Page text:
My son is miserable but still pedalling. It is raining buckets, huge globs of water soaking us and splattering dirt from the road all over our legs and bikes. His rain cape, the $4 version I so foolishly thought would offer some measure of protection, is in tatters, a shredded, muddy banner flapping uselessly in the howling wind.

But he’s not complaining. And he’s definitely not yelling at his old man, telling him what a stupid idea a three-day bike trip was — especially with sketchy weather so clearly in the forecast. Nor is he blaming me for a few other logistical and planning errors that have made our journey more challenging than it needed to be.

My son got into cycling during the pandemic, much to my delight. Bored and restless, he asked to join me on one of my many sanity-saving rides and has stuck with it, racking up some decent mileage and getting fit in the process. Not satisfied to just enjoy this unexpected time with my kid, I proposed an epic three-day bike-packing trip through the countryside. He was wary but agreed.

Mistake No. 1: not reading the fine print. We rented a cabin at a lovely campground, but I stupidly missed the part where it said we had to bring our own bedding. The sun went down and we spent a cold, mostly sleepless night wearing every piece of clothing we brought. It wasn’t enough.

Still, we pushed on, right into mistake No. 2: a rainstorm. I could see it coming on the radar but hoped we’d get to our destination before the worst of it hit. We did not. A wrong turn sent us down a long stretch of bumpy dirt road, compounding my error. We endured most of an afternoon in some of the worst conditions I’ve ever experienced.

It wasn’t all bad. When it wasn’t raining, the countryside was lush and beautiful. We found some excellent places to stop and eat. There was hour upon hour of conversation from the silly to the mundane to the serious, making the miles go by that much easier.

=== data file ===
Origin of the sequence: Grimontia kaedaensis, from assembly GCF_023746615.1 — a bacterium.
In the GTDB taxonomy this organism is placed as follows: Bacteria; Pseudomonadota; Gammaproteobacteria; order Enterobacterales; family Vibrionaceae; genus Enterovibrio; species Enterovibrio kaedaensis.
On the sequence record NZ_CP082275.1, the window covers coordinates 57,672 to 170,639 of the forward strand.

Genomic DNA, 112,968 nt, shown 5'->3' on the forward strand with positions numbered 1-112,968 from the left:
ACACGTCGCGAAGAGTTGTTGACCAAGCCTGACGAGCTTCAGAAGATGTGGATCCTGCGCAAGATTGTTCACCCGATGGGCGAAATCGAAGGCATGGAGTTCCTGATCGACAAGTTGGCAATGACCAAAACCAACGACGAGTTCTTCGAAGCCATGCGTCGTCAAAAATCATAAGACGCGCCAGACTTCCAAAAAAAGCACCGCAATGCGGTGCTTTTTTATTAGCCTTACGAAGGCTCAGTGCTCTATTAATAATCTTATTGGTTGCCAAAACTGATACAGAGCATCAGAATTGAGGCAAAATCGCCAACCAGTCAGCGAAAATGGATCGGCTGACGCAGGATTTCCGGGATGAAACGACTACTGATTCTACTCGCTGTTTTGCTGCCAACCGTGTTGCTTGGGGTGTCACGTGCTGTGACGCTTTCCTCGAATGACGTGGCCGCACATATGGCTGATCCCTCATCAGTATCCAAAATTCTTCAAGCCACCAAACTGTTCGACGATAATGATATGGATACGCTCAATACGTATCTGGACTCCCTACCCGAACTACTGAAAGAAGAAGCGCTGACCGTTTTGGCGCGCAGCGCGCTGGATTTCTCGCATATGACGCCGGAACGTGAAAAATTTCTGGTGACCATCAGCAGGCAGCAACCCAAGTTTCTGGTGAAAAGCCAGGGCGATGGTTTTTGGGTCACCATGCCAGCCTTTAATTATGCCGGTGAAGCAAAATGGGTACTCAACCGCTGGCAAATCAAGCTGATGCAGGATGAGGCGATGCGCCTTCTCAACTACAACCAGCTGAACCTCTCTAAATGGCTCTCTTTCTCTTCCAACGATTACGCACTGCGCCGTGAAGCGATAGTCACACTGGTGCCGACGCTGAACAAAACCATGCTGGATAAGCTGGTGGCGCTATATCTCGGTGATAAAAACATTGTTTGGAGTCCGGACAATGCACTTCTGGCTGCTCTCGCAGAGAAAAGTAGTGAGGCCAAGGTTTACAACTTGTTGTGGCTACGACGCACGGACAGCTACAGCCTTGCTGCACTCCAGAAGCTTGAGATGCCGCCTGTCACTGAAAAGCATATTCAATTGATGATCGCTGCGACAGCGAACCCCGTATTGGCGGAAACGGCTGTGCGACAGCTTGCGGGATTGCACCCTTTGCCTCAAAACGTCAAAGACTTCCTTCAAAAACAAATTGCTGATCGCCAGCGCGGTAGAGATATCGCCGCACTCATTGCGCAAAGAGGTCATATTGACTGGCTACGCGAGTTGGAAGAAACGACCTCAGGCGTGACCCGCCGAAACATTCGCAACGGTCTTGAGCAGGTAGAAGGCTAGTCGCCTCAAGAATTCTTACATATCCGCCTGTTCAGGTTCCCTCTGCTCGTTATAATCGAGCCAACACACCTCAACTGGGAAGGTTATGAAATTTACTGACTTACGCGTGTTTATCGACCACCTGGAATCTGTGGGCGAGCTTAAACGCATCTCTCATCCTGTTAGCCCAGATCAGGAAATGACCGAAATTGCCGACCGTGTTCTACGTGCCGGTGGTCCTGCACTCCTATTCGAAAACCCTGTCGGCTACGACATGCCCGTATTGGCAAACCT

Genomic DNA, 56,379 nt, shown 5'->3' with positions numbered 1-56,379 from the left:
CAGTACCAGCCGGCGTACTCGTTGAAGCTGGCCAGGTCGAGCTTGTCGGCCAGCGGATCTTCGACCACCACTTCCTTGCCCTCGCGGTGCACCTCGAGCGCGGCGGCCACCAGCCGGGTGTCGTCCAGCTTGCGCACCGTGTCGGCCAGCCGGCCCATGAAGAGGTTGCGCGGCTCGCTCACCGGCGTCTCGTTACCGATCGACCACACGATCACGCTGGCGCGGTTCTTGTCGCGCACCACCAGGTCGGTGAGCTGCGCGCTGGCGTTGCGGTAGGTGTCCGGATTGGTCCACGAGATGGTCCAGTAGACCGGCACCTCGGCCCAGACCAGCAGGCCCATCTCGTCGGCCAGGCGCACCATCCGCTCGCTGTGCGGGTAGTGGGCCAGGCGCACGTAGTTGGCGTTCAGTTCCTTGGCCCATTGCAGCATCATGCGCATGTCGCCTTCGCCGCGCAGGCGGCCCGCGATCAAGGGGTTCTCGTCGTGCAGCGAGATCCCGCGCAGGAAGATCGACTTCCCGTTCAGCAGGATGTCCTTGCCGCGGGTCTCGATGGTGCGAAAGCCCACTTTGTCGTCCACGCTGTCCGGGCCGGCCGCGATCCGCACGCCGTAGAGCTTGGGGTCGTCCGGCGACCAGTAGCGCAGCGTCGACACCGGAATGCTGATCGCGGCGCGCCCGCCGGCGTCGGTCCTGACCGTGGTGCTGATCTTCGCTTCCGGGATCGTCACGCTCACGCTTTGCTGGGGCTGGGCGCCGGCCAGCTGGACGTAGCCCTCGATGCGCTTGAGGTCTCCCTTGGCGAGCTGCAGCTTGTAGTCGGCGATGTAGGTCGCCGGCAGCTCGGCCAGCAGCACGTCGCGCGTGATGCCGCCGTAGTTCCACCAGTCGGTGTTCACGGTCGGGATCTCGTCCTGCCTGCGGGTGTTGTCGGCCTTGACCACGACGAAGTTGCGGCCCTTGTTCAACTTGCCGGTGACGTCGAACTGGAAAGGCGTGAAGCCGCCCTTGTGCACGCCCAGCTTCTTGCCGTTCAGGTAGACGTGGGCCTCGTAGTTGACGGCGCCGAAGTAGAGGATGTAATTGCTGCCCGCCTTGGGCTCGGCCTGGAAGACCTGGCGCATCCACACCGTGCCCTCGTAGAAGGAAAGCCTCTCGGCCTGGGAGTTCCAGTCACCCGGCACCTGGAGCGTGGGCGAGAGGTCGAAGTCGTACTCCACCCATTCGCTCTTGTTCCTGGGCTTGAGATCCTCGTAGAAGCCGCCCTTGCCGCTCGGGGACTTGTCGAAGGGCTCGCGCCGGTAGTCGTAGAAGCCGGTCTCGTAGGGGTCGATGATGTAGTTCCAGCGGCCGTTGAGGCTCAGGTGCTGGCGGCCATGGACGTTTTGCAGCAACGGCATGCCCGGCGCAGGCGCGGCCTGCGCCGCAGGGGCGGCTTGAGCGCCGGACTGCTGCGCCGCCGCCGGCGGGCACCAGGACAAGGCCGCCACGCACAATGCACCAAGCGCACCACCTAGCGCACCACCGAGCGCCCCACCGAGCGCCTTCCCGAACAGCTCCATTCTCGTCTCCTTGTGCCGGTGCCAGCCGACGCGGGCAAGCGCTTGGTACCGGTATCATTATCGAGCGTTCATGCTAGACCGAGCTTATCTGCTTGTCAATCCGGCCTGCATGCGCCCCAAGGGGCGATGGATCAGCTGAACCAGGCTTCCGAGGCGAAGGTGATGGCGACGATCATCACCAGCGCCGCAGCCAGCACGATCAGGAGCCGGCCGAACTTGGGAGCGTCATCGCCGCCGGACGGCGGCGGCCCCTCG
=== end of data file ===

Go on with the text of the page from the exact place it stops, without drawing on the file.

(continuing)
And the people were wonderful. The campground was LGBTQ+ friendly — my son is a member of that particular community — and the hosts were charming, welcoming and funny as hell (no spare blankets, though.) Then our day two AIRBNB host saved us, taking in two soaking, freezing, filthy cyclists and doing everything in her power to get us warm and dry and comfortable again.

My son is 15 and just learning about the world. It’s easy to be fearful — the pandemic, the political climate, global warming, “stranger danger” — and certainly it’s good to be cautious. But most people are good and helpful and trying to make their way in this crazy world, just like you. I think he saw that first hand.

He also learned that things go wrong and still turn out OK — especially if you find the inner strength to power through it. Life isn’t all adversity and toughness, and neither is riding your bike, but they are good skills to have when the rain starts to fall and the mud starts flying.

On the final day of our trip, the sun was shining and the wind was at our backs. We stopped for ice cream, and as we sat in the shade and rested our tired legs, my son looked at our bikes, still caked in mud and smiled.

“Hey Dad, where should we go next?”

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